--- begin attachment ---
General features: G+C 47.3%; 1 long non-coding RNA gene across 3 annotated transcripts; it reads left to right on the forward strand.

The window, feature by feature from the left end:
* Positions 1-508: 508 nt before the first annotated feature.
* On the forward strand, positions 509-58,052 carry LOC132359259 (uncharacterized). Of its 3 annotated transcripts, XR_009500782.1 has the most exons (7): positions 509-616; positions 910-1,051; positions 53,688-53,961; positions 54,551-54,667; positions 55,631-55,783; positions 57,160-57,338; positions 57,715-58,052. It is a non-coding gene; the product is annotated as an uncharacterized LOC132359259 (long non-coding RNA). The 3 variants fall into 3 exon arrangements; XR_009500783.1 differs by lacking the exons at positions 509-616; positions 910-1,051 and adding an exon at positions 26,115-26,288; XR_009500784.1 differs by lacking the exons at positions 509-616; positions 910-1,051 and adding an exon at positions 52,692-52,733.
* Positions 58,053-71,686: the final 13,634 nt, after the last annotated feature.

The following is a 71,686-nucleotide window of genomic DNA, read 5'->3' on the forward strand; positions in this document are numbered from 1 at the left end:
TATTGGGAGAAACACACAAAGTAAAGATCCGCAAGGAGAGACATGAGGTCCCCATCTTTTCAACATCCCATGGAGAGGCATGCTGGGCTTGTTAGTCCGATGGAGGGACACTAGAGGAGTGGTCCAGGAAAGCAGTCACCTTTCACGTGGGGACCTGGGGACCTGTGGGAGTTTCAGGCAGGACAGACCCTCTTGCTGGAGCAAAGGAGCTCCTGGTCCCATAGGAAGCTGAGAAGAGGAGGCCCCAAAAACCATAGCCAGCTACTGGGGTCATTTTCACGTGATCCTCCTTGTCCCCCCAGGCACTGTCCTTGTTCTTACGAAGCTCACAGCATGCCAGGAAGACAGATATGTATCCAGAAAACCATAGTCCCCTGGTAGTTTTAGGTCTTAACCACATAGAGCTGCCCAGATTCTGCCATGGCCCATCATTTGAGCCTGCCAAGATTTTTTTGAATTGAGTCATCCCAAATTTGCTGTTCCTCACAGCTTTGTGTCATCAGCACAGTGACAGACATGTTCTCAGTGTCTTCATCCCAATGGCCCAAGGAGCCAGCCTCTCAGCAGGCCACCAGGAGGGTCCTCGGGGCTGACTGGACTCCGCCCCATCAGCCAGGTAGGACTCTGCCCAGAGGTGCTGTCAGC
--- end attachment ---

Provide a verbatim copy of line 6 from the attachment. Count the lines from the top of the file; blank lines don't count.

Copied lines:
The following is a 71,686-nucleotide window of genomic DNA, read 5'->3' on the forward strand; positions in this document are numbered from 1 at the left end: